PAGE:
GLOBE-TROTTING expatriate Scotsman, former world champion shearer and New Zealand-based farmer Gavin Mutch personifies the international nature of sports shearing today.
The Southern Hawkes Bay farmer was helping train shearers in the US and had no plans to compete when he landed in Rapid City, South Dakota, this week.
But at the encouragement of the locals, he lined up to ultimately record a convincing win in the US National Sheep Shearing Championships.
According to Google, Rapid City is 7672 miles from Dannevirke, near where Mutch has been managing a farm since moving from Whangamomona, Taranaki, about three years ago.
Mutch arrived in Rapid City with just a pair of mocassins in his kit and would have been happy just helping out; training and encouraging younger shearers.
He judged blades and beginners shearing in the pens out the back, but the locals expected him to compete, after an appearance on All-American Sheep Day at the Black Hills Stock Show, that last year reportedly attracted 331,000 people.
After borrowing a handpiece, combs and cutters, Mutch ended the day by winning a four-man final shearing 12 sheep to defeat five-times US champion Alex Moser by just over nine penalty points.
Although often troubled by a shoulder injury that in November retired him from the Central Hawke’s Bay show final in Waipukurau, Mutch was in charge from the start in the US final. He was finishing his first sheep while Moser and other US finalists, Nolan Abel and Kurtis Mooney, were still on the long blow and yet to start the last side.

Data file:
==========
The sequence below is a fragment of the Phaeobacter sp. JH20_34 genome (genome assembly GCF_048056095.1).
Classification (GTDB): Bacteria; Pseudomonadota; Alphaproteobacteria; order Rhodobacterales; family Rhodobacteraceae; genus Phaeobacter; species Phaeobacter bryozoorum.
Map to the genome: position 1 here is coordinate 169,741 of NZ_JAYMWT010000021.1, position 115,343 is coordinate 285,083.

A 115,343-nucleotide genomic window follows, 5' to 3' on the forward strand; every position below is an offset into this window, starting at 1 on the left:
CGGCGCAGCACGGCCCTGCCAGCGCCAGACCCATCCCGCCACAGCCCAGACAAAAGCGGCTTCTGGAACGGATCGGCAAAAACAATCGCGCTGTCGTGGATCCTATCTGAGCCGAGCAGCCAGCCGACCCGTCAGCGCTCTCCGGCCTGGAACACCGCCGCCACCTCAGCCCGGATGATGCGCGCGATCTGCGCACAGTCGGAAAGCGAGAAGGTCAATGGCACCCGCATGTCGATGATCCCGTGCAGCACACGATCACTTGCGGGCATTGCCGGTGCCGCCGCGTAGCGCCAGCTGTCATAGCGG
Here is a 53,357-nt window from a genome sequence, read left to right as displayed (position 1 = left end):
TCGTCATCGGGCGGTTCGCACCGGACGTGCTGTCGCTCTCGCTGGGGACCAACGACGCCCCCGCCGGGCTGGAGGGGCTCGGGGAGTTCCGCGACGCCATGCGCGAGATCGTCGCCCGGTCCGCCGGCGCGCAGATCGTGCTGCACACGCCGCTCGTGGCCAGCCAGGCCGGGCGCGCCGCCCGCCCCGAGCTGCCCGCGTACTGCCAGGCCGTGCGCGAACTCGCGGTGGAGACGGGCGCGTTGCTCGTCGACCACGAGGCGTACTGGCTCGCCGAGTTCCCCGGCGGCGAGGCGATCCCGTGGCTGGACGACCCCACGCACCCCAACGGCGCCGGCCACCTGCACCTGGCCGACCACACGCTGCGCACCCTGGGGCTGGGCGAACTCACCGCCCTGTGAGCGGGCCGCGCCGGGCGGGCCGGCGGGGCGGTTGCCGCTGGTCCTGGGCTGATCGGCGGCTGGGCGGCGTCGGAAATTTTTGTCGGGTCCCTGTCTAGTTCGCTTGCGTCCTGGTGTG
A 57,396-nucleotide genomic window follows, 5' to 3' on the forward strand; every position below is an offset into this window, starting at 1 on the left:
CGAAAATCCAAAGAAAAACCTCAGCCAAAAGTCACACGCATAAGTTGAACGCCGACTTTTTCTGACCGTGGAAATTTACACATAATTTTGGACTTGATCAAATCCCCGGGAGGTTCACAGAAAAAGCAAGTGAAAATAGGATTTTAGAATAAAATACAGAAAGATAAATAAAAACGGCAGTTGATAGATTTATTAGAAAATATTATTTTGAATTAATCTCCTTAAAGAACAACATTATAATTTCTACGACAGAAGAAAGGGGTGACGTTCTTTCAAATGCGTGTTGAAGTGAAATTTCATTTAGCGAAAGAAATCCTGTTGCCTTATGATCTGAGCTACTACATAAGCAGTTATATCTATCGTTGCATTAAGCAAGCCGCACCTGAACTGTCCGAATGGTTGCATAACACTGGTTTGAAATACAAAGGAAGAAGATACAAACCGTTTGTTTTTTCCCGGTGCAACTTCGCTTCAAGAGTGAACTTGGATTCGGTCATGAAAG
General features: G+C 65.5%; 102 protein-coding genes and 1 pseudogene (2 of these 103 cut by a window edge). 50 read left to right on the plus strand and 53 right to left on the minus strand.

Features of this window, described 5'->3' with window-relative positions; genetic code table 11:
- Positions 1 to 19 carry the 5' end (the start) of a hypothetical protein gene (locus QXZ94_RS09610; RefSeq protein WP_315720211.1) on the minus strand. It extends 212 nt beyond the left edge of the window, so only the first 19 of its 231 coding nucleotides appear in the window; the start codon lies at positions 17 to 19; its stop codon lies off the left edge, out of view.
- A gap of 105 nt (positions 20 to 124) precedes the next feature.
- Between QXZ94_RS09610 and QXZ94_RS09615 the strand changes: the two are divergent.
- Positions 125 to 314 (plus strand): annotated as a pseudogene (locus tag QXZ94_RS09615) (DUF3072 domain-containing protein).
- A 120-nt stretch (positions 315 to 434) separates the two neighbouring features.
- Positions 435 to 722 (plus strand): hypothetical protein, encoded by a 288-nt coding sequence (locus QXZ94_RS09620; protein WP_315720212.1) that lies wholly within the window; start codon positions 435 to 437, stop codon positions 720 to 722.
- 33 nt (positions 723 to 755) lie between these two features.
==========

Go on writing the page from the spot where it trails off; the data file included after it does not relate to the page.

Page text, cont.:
Mutch maintained his margin to finish his 12 sheep in 16 minutes 40 seconds, almost a minute but not quite a full sheep ahead of Moser, who finished in 17min 38sec.
Mutch, who also had the better quality points, wasn’t particularly worried about the shoulder on the day, saying: “It’s workable. It was only a 12-sheep final, so it wasn’t too bad.”
Mutch flew to the US the day after beating 2014 world champion and multiple Golden Shears winner Rowland Smith in a 20-sheep final at the Wairoa A and P Show on January 21. He said he has now won events in 11 countries, and wonders what will be next.
Mutch was raised on a farm near Huntly, Aberdeenshire, Scotland, where he helped with the shearing from about the age of 10. After completing an agricultural course, he came to New Zealand at the age of 17, soon making an impact and becoming Shearing Sports New Zealand’s top-ranked senior shearer for the 2001-2002 season.
He has mainly won events in Scotland and New Zealand, but also in England, Wales, Northern Ireland, Ireland France, Norway, Australia, Canada, and now the US.
The 43-year-old father-of-four’s wins include the world championship individual title in Masterton in 2012, the teams title with compatriot Hamish Mitchell in Ireland two years later, and in 2015 back in Masterton he became the only shearer from overseas to win the Golden Shears open final.
He has represented Scotland in seven world championships, in six countries, from 2005 to 2019.
On the current North American trip Mutch has done shearing schools in Canada and South Dakota, is now in Montana for another school, before flying to Oregon for two more.
His absence abroad means he misses the Dannevirke show, the Rangitikei Shearing Sports North Island championships in Marton, and the Aria sports in King Country on Waitangi Day. He returns to New Zealand on February 12, in time to tackle the build-up to the Golden Shears in Masterton on March 2-4 and the New Zealand Shears in Te Kuiti on March 30-April 1.
Source – Shearing Sports New Zealand.
We need to take advantage of the host country having the right to introduce a new sport at the Australian hosted Olympics in 2032.